Benefits of crowd-sourced GPS information for modelling the recreation ecosystem service

Abstract : Modelling cultural ecosystem services is an enduring challenge, raising issues about the integration and spatialization of immaterial values and benefits, and their contingency on local preferences. Building on the Recreation Opportunity Spectrum framework, we present a novel methodology for assessing the recreation service using GPS tracks downloaded from crowd-sourced websites: the Grelou model (Georeferencing REcreation in Local OUtdoors), here applied to the Grenoble living area (French Alps). GPS tracks revealed the complete spatial extent of visitor presence and enabled modelling visitation networks for ten recreation activities with great spatial accuracy, thus providing a spatial estimate of recreational multifunctionality-expressed as the sum of networks. After coupling track networks with landscape preference and proximity factors, Grelou assessed the recreation service as a combination of opportunity and preferences, and identified recreation hotspots of different profiles such as aroundoor leisure or outdoor sport. We performed an online survey among local sports associations using an interactive map to select districts visited by respondents (~1000 people). The declared visitor presence for recreation purposes was highly spatially congruent with Grelou outputs (R 2 = 0.89). Detailed analysis of responses on selection criteria for recreationists validates our choice of critical factors underlying both the recreation opportunity potential and the expected visitation frequency over the whole study area. We also analyzed outputs of the InVESt recreation model against the same visitation explanatory factors. Differences between the two models allowed us to pinpoint biases and weaknesses in the InVESt recreation modelling framework based on crowd-sourced photographs. By making use of an increasingly available data source (GPS tracks), Grelou offers a standardized and flexible way to assess the recreation service associated with multiple recreation practices. Its high spatial accuracy supports the analysis of spatial relationships with other ecoystems services and the integration of recreation into environmental assessments , land management and planning.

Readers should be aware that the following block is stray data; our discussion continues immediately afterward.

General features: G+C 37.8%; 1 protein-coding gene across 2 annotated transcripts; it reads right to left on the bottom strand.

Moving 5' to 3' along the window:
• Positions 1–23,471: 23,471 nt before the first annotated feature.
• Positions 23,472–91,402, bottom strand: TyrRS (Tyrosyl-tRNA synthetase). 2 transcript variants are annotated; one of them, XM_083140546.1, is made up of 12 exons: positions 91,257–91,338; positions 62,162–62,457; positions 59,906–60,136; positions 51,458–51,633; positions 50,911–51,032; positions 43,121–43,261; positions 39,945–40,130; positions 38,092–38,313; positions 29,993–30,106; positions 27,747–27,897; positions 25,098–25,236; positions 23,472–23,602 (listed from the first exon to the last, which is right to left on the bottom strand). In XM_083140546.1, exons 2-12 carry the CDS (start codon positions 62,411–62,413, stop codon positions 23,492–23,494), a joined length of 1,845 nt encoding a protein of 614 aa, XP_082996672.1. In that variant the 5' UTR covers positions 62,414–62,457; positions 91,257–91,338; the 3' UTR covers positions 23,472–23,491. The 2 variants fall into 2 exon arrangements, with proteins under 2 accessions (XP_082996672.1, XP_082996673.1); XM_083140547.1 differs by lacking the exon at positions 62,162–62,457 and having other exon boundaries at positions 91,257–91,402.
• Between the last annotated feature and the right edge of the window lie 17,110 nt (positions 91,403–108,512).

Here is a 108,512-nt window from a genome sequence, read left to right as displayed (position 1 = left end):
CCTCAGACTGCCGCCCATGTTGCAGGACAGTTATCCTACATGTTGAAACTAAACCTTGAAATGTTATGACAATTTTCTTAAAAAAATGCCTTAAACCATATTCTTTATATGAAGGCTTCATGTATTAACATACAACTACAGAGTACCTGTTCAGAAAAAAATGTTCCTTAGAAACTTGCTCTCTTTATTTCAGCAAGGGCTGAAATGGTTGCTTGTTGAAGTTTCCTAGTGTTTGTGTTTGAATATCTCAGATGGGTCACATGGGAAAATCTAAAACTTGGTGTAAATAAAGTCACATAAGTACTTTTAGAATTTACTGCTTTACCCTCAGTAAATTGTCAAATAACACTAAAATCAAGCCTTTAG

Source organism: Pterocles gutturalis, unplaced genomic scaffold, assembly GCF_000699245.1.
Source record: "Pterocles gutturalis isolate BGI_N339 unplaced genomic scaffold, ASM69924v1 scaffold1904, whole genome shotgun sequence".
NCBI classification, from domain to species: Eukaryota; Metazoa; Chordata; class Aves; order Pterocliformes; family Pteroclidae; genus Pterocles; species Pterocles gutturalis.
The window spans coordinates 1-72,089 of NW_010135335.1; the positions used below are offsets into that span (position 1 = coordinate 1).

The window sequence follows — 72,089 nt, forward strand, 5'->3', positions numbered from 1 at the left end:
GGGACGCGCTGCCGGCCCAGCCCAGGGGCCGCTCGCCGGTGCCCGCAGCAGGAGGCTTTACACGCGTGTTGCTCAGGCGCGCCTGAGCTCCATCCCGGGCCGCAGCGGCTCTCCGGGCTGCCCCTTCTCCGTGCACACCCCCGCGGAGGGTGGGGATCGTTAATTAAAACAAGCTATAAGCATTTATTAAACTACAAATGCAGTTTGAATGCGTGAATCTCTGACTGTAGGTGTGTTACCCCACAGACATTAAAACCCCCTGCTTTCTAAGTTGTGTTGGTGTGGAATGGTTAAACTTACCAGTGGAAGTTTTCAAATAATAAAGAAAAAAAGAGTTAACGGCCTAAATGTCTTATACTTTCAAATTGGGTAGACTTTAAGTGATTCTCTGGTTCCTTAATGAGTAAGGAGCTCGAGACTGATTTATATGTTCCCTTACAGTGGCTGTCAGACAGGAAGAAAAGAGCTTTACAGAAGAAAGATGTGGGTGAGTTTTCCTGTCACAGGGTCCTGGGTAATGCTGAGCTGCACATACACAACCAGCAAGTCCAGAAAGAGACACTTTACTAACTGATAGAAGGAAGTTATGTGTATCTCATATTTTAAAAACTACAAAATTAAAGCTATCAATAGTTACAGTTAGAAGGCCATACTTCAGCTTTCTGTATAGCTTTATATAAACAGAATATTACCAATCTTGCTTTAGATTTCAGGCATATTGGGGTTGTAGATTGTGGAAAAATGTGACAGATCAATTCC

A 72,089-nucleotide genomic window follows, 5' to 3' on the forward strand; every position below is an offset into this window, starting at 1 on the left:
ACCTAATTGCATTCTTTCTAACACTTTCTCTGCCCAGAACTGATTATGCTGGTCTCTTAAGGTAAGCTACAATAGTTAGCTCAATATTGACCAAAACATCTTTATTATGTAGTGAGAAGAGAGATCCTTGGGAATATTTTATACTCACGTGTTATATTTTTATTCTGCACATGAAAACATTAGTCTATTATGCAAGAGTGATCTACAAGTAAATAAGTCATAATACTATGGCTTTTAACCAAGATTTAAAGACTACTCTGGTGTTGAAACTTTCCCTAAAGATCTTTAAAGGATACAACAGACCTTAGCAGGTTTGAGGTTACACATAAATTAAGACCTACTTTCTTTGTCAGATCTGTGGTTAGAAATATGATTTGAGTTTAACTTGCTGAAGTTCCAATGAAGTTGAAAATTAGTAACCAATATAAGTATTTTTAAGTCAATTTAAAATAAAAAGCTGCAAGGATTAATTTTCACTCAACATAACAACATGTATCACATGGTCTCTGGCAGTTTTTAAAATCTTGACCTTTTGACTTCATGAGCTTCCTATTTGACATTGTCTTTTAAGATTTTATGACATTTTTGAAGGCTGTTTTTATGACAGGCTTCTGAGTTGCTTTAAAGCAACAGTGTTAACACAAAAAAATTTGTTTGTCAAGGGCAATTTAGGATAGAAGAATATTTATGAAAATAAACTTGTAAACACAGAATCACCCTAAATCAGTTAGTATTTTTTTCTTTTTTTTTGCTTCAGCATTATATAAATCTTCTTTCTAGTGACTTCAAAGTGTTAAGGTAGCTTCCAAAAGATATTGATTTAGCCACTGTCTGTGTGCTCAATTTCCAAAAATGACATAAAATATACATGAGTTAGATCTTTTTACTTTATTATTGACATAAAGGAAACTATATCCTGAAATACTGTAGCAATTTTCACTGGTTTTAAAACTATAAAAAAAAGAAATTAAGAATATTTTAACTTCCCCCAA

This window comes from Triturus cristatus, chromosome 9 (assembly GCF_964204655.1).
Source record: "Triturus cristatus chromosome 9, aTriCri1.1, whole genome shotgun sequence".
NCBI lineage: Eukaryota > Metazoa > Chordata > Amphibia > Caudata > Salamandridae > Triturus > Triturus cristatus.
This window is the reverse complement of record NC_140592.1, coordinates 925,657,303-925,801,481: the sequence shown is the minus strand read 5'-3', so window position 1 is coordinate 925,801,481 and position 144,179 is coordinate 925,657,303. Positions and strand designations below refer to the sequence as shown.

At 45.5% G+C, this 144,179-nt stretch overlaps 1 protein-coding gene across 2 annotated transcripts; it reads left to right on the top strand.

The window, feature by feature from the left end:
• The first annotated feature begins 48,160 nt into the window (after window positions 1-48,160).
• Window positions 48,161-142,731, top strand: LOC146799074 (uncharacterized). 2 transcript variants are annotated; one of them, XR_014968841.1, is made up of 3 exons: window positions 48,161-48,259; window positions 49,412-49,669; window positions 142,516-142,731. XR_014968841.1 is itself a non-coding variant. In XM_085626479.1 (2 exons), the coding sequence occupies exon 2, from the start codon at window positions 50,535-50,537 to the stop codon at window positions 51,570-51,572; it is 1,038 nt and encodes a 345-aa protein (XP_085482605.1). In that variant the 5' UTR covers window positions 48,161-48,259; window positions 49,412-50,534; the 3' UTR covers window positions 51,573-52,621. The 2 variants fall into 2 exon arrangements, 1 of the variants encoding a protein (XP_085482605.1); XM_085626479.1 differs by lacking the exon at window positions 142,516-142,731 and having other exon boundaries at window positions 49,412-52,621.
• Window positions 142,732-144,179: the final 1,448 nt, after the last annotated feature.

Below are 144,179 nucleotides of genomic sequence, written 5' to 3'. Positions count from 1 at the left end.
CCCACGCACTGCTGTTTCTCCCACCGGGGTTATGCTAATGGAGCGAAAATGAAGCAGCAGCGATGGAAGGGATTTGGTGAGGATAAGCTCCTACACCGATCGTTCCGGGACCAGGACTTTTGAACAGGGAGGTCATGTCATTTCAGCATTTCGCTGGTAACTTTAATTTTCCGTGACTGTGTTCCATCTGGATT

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Coline Byczek, Pierre-Yves Longaretti, Julien Renaud, Sandra Lavorel. Benefits of crowd-sourced GPS information for modelling the recreation ecosystem service. PLoS ONE, Public Library of Science, 2018, 13 (10), pp.e0202645. ⟨10.1371/journal.pone.0202645⟩. ⟨hal-02404722⟩

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